"This form was dictated by the collective and was passed on by tradition from grandfathers to fathers and from fathers to children. It was prized, close to everyone’s heart, and was a subject of special national pride. More recently, it became part of compulsory table-etiquette to drink a toast for sons dressed in "an Abkhazian cherkesska and Abkhazian hat". Abkhazians felt any obscene comment about their costume to be a personal insult. Cutting off the lower part of a person’s cherkesska was tantamount to taking revenge and removal of any shame," writes Elena Malia.

The lower parts of the cherkesska converged at the waist and were fastened with buttons and clasps. The cherkesska had a small cut. On each side of the chest there were cartridge-pockets with cartridges. Previously, gundpowder was kept in the cartridges, but later they lost their purpose and began to be used as decoration.

"Cartridge-pockets appeared in the cherkesska somewhat late. All the transformations that took place with this costume were of a very practical nature. Cartridge-pockets appeared in the upper part, because it was convenient and dictated by the time — time required the development of types of weaponry," the Minister of Culture and Security for the Historical and Cultural Heritage of Abkhazia, Elvira Arsalia, explained.  “Then, at some time, in the 30s-40s of the last century, the cartride-pockets remained in the same place, but they had already lost their utilitarian function."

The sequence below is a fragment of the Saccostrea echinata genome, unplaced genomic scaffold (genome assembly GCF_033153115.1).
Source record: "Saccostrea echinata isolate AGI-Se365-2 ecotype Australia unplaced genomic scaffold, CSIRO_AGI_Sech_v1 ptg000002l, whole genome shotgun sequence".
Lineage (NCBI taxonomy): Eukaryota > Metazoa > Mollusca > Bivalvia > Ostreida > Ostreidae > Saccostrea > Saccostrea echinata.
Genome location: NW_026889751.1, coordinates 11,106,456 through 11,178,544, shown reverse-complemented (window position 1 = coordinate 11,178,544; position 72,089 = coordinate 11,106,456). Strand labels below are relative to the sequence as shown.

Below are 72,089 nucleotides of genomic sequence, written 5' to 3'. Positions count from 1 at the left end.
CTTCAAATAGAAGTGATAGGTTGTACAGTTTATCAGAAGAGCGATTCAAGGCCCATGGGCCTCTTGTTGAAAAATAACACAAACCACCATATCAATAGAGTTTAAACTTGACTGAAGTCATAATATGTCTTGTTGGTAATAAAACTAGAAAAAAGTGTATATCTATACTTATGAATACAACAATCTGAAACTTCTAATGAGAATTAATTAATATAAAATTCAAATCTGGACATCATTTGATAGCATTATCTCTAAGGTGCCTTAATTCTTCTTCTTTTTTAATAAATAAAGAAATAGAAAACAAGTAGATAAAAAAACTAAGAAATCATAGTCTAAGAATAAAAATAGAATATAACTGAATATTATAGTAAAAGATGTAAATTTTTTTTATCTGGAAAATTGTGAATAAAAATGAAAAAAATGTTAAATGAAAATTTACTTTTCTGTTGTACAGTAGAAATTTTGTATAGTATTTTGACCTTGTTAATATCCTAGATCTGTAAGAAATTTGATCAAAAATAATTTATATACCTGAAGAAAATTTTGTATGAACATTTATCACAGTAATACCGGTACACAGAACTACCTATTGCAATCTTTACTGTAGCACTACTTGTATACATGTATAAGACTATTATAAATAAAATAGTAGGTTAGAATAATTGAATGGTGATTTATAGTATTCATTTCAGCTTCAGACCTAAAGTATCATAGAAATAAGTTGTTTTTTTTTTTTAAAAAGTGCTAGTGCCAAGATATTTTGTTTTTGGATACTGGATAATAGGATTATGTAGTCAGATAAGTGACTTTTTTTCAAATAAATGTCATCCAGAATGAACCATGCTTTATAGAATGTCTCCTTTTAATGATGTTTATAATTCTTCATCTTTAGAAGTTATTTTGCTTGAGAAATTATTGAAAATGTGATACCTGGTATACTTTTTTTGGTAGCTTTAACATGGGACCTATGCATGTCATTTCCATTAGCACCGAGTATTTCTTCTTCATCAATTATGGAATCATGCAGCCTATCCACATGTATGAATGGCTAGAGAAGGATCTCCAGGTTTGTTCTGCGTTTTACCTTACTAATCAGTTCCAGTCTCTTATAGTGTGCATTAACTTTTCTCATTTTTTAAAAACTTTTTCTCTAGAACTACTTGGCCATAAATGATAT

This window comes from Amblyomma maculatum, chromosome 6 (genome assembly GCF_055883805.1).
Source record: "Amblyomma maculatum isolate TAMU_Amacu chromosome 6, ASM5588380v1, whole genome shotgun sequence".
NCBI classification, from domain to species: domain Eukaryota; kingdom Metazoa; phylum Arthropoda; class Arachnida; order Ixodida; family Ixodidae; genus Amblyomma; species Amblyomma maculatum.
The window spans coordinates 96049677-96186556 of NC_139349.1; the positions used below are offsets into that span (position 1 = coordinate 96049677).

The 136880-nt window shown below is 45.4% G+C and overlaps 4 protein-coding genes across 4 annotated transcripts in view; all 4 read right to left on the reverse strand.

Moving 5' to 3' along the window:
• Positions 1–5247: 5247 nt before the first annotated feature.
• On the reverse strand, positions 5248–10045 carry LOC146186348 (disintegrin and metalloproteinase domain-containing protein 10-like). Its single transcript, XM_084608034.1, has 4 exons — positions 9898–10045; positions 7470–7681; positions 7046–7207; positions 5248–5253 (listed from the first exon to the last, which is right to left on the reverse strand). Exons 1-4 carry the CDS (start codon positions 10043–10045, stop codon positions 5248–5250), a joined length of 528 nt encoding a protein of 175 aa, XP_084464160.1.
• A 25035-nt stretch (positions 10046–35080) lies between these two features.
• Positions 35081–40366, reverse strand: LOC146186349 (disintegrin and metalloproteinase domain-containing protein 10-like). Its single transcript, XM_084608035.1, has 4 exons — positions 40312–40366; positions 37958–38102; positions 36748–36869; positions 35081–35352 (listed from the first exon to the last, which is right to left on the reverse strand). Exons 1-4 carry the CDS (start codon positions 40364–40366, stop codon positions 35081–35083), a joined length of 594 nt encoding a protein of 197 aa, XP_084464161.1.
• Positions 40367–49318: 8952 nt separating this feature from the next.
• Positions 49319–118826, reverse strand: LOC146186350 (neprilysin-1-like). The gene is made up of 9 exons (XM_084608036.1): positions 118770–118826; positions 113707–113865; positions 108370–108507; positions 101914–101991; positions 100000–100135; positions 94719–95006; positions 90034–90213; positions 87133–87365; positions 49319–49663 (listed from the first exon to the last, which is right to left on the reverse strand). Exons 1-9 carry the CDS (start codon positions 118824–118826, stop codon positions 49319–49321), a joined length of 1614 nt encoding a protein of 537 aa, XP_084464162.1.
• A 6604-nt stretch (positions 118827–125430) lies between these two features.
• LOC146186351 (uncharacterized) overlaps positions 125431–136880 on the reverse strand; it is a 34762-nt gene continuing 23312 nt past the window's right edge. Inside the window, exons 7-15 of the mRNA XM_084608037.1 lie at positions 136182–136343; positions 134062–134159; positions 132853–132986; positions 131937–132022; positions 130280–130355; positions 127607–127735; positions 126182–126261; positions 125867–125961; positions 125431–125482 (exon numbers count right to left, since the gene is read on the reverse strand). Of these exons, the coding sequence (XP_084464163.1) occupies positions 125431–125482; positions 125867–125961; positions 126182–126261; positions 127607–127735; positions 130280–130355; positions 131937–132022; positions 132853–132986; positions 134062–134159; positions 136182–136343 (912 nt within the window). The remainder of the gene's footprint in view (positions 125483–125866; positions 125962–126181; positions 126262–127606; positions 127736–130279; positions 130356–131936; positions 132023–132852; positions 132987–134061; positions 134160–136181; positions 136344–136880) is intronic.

Women's Work

Abkhazian women, who were famous for their skilful handicrafts, were themselves engaged in the preparation, processing, dressing of raw materials for clothing. The art of weaving in Abkhazia dates back to the most ancient period. The ability to sew akw’ymzhWy -s was highly valued amongst the Abkhazians, even with regard to choosing a bride — the groom's side would wonder if the girl could sew, cut and embroider. 

© tppra.org

"The Abkhaz have an expression: ‘She was so adept that she could draw a bird and, even without taking measurements from a person, sew a cherkesska’. Well, this is a skill, traditions that were passed down from generation to generation," explained Elvira Arsalia .

The clothes of an Abkhazian woman were made of cloth, which they themselves wove on special machines. As the Minister of Culture noted, the fabric was worth its weight in gold. And therefore the craftswomen had to sew costumes so that not a single small piece was shed.

"And it was a very rational cutting out of a garment, which gathered the architecture of the costume in a corresponding shape," she added.

The colour too had great importance. According to Arsalia, there is a concept of the Abkhazian spectrum – of the colours that were used in Abkhazian costumes. As a rule, these were: grey, brown, deep burgundy, white, black. Other colours appeared in the last century.